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Obituaries : DR. PAUL ZAMECNIK, 1912 - 2009

Scientist made two major discoveries during long career

November 19, 2009|Thomas H. Maugh II

Most scientists are fortunate if they can make one major discovery in their lifetime. Dr. Paul Zamecnik made two, each of which should have won him a Nobel Prize.

Working with Dr. Mahlon Hoagland, he discovered transfer RNA, a crucial molecule in the synthesis of proteins in the cell. Later, he invented the idea of antisense therapy, in which strands of DNA or RNA are used to block the activity of genes -- a concept that is now being turned into a new class of drugs for cancer, HIV and a host of other diseases.

Zamecnik died of cancer Oct. 27 at his home in Boston. He was 96.

Although he was nominated repeatedly for the Nobel and rumors circulated each year that he would finally receive it, the prize never came. He did, however, win a 1996 Lasker Award, the prestigious American prize that is often a precursor of the Nobel, and the National Medal of Science in 1991.

Hoagland, who died Sept. 18, said the failure to give the Nobel to Zamecnik "was a major oversight. I don't mind saying this of the Nobel committee. His contributions are just enormous compared to a great many people who did get the prize."

Working at Massachusetts General Hospital in the early 1950s, Zamecnik developed a cell-free system from rat livers that could synthesize proteins. When he and Hoagland added radioactively labeled amino acids to the system, they discovered that radioactivity was soon found throughout the mixture.

But when they stopped the process quickly, they observed that it was concentrated in large structures called ribosomes, which were soon identified as the site of protein synthesis.

In 1956, they reported that amino acids to be added to the growing protein chain had to be activated so they could form a chemical bond with the chain. They found that this activation involved adding adenosine triphosphate, or ATP, to the amino acid, making it highly reactive.

Two years later, they reported the discovery of transfer RNA, commonly called tRNA, which binds to individual amino acids, marking them for identification by the ribosomal machinery so the correct amino acid is added at each stage of construction. In 1960, Nobel laureate Sydney Brenner showed that genetic information was ferried from nuclear DNA to the ribosome by a different molecule, called messenger RNA, completing our understanding of the process.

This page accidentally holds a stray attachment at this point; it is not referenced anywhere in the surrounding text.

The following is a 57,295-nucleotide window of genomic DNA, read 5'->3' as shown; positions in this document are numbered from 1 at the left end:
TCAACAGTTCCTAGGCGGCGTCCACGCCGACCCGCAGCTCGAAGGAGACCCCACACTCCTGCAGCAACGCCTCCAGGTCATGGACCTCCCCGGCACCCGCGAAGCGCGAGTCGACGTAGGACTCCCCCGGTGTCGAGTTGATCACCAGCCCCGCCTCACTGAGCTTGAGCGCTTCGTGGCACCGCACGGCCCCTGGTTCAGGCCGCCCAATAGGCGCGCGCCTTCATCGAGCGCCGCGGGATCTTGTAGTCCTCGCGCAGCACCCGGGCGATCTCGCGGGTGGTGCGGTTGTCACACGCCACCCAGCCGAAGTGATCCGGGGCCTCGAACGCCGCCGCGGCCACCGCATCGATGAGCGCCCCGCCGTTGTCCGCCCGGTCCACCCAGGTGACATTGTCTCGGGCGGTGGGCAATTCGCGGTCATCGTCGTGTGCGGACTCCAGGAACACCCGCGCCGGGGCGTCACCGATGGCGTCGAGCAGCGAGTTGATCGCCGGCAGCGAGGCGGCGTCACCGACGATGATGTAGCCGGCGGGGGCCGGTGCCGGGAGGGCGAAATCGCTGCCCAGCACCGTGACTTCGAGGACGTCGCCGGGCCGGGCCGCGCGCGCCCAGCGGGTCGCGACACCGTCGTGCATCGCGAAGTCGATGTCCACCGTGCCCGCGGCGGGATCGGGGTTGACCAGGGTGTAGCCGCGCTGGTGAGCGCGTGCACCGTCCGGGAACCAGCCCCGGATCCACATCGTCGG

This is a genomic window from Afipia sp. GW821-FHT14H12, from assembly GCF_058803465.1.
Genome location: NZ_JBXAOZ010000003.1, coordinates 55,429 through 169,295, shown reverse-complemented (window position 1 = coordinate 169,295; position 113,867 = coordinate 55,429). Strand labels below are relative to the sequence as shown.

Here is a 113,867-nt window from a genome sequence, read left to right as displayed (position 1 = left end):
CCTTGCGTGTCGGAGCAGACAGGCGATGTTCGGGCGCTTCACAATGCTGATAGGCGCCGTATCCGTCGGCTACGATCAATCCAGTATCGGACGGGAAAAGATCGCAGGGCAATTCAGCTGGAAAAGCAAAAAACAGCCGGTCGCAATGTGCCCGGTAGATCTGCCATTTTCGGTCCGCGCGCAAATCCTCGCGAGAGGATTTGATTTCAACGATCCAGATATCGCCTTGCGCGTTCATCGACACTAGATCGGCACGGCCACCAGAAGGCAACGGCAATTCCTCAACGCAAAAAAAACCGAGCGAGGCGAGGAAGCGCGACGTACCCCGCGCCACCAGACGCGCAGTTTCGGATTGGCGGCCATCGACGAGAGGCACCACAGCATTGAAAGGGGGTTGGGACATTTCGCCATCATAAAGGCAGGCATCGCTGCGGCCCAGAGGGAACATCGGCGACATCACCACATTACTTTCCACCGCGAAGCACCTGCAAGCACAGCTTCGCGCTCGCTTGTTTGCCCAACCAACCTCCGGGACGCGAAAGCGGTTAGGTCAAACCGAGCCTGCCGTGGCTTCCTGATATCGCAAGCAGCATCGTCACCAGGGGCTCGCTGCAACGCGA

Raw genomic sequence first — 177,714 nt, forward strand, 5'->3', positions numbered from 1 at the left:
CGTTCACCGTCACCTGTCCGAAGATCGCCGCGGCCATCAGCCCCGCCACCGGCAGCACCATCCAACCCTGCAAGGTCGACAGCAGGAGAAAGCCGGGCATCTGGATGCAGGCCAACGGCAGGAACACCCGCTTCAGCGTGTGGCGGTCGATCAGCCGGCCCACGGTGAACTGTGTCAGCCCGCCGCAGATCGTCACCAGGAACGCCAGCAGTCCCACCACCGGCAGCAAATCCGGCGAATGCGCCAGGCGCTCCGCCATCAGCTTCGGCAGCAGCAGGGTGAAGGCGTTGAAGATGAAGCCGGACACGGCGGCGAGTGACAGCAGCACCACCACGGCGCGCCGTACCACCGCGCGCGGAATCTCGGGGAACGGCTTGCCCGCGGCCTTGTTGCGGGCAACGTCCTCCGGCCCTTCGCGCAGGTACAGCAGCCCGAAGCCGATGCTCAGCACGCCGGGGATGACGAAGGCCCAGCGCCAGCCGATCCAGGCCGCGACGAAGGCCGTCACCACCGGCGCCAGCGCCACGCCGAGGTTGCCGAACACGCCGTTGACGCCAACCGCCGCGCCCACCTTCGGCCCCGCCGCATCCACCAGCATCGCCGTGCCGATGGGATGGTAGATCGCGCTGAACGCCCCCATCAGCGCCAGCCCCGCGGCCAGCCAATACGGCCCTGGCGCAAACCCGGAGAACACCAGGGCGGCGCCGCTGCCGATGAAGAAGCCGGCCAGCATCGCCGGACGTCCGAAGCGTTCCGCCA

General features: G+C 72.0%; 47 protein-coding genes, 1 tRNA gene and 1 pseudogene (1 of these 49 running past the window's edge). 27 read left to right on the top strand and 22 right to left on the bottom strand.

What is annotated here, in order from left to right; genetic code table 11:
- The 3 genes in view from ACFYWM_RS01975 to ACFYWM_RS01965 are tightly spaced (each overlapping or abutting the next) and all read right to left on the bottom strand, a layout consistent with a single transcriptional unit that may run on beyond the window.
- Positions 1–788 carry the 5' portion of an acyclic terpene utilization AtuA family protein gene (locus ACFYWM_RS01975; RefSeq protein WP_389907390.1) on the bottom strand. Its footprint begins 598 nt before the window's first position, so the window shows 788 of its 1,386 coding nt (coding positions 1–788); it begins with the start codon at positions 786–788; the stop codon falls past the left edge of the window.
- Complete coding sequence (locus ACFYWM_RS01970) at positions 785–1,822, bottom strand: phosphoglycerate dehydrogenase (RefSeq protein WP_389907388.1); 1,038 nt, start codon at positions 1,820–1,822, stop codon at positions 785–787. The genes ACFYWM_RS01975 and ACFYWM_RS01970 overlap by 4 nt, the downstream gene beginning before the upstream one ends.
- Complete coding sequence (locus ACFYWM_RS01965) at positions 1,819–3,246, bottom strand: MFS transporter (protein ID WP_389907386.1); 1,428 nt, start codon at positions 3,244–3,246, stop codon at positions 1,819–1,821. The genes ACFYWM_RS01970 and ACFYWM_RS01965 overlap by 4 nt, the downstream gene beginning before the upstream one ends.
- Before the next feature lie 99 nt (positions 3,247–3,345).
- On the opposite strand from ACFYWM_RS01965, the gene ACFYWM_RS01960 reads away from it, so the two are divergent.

Once the structure of DNA was determined, Zamecnik had another key insight. The double helix of DNA is composed of two strands of DNA. One strand, called the sense strand, is the pattern for making proteins and other molecules needed by the cell. The second, or antisense strand, binds tightly to the sense strand to stabilize it and serves as a pattern for the production of new sense strands when cells replicate.

Zamecnik reasoned that this tight binding could be used to inactivate specific genes. Although he did his initial work with the Rous sarcoma virus, which has RNA in its genome, the principle is the same. He made small segments of RNA that were the antisense copies of crucial genes in the virus.

When the antisense molecule was introduced, it bound tightly to the corresponding site on the genome of the virus, preventing a key protein from being made and thus preventing replication of the virus.

Other researchers scoffed at Zamecnik's theory, but, in 1978, he showed that the strands of DNA or RNA used for the technique could get inside cells and carry out their designed function.

Most antisense therapies now are targeted at messenger RNA. By blocking mRNA, it is possible to block the construction of crucial proteins. Only one antisense drug is now on the market -- fomivirsen, or Vitravene, which has been approved by the Food and Drug Administration for treatment of retinitis caused by cytomegalovirus -- but others are in the pipeline.

Paul Charles Zamecnik was born Nov. 22, 1912, in Cleveland. At 16, he enrolled at Dartmouth College "just to get a change of scenery from the Midwest." He earned bachelor's degrees in chemistry and zoology in 1933, then his medical degree at Harvard in 1936.

His interest in research was strengthened while an intern at University Hospitals in Cleveland. "A very fat lady came in," he said. "She waddled in and she was out of breath, and they put her in bed and thought, well, we will go easy on her, but we will gradually reduce her in weight.

"She died a week later. And at the autopsy they didn't find anything -- except everywhere they looked, she had too much fat and too little protein, really. And so I wondered, 'OK now, what determines the regulation of how much? How do you make protein anyway?' I asked that question. 'How do you make protein?' And I asked the people in medicine at the University Hospitals, 'Who is studying protein synthesis?' And they all shook their heads."

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